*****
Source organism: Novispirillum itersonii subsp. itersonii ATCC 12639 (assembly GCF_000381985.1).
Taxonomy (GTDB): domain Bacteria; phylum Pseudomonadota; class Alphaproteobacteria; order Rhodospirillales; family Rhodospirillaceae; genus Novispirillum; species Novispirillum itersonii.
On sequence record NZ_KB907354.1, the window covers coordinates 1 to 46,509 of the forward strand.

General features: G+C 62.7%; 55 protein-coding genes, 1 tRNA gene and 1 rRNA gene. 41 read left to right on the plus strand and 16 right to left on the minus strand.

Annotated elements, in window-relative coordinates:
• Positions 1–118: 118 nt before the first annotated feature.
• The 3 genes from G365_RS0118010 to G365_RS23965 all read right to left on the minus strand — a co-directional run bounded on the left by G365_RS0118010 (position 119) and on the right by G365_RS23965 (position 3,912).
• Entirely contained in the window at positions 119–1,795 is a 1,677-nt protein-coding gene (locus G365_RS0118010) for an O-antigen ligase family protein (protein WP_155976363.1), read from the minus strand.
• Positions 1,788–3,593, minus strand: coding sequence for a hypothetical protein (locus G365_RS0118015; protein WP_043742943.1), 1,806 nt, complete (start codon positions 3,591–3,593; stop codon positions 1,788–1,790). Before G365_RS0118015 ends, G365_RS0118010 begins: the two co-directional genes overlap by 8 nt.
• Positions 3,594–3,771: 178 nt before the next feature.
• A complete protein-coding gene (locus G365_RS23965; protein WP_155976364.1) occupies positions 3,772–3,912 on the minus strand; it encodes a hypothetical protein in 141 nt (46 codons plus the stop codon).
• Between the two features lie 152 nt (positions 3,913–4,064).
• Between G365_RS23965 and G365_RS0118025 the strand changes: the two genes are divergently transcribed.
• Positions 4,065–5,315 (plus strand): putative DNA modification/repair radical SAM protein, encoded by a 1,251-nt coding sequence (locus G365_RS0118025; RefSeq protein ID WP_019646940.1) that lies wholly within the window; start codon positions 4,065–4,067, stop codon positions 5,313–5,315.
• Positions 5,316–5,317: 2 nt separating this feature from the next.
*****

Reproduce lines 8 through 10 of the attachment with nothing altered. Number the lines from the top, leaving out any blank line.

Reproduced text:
• Entirely contained in the window at positions 119–1,795 is a 1,677-nt protein-coding gene (locus G365_RS0118010) for an O-antigen ligase family protein (protein WP_155976363.1), read from the minus strand.
• Positions 1,788–3,593, minus strand: coding sequence for a hypothetical protein (locus G365_RS0118015; protein WP_043742943.1), 1,806 nt, complete (start codon positions 3,591–3,593; stop codon positions 1,788–1,790). Before G365_RS0118015 ends, G365_RS0118010 begins: the two co-directional genes overlap by 8 nt.
• Positions 3,594–3,771: 178 nt before the next feature.